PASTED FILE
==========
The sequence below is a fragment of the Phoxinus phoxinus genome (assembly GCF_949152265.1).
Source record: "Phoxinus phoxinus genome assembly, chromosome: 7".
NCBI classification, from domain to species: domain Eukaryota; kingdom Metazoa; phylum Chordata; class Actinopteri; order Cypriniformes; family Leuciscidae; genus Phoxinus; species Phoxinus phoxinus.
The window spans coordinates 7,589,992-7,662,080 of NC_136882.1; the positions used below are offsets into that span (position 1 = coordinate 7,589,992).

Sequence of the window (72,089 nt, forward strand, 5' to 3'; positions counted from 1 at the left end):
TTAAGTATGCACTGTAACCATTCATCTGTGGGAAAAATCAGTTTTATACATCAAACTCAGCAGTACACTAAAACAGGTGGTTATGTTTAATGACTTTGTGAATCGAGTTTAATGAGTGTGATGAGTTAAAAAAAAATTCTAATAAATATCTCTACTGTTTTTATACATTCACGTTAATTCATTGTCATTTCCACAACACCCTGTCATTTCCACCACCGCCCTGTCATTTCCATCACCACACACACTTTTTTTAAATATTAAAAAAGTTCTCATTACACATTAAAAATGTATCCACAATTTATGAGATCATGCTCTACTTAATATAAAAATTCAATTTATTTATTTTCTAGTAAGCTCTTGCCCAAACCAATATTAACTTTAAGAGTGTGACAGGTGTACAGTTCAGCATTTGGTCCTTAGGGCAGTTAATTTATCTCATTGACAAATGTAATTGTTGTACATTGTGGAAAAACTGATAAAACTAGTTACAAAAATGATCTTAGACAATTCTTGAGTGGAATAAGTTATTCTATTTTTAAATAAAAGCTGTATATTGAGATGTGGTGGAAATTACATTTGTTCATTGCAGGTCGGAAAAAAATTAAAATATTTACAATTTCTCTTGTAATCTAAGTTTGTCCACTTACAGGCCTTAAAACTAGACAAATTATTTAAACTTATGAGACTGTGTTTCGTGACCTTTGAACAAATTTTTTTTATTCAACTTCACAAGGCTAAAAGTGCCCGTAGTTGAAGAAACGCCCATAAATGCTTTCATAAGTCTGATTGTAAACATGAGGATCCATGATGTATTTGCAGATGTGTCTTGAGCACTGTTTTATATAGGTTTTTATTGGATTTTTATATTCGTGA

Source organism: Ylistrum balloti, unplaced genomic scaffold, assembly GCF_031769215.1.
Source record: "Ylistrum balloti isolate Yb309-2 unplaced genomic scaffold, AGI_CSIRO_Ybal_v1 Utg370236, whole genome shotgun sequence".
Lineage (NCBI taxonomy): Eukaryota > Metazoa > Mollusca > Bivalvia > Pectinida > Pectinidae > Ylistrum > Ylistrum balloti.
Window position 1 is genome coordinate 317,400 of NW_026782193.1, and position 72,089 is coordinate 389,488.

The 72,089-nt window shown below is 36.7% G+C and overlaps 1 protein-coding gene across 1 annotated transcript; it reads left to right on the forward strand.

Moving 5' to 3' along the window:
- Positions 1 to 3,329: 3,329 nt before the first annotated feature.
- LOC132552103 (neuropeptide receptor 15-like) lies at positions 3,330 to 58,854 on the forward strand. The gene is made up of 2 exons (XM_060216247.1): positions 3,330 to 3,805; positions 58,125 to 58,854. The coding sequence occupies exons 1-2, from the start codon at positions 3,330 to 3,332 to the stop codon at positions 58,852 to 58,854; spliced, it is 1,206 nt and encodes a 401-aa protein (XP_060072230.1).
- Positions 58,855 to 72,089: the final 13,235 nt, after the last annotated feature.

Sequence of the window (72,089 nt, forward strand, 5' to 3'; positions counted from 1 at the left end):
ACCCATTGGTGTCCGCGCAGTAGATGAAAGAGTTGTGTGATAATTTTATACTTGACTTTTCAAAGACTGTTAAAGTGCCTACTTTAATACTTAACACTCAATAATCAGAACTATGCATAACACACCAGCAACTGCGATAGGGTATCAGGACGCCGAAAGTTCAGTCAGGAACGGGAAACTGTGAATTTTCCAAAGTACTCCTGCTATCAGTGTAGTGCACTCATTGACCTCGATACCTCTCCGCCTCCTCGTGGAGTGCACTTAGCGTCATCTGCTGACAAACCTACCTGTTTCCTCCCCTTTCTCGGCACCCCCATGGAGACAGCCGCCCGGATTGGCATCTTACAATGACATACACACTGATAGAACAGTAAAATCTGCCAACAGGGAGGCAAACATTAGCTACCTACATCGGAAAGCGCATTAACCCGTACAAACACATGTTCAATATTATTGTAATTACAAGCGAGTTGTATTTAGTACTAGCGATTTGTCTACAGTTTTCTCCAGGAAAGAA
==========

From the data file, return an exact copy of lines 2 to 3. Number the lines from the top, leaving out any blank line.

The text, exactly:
Source record: "Phoxinus phoxinus genome assembly, chromosome: 7".
NCBI classification, from domain to species: domain Eukaryota; kingdom Metazoa; phylum Chordata; class Actinopteri; order Cypriniformes; family Leuciscidae; genus Phoxinus; species Phoxinus phoxinus.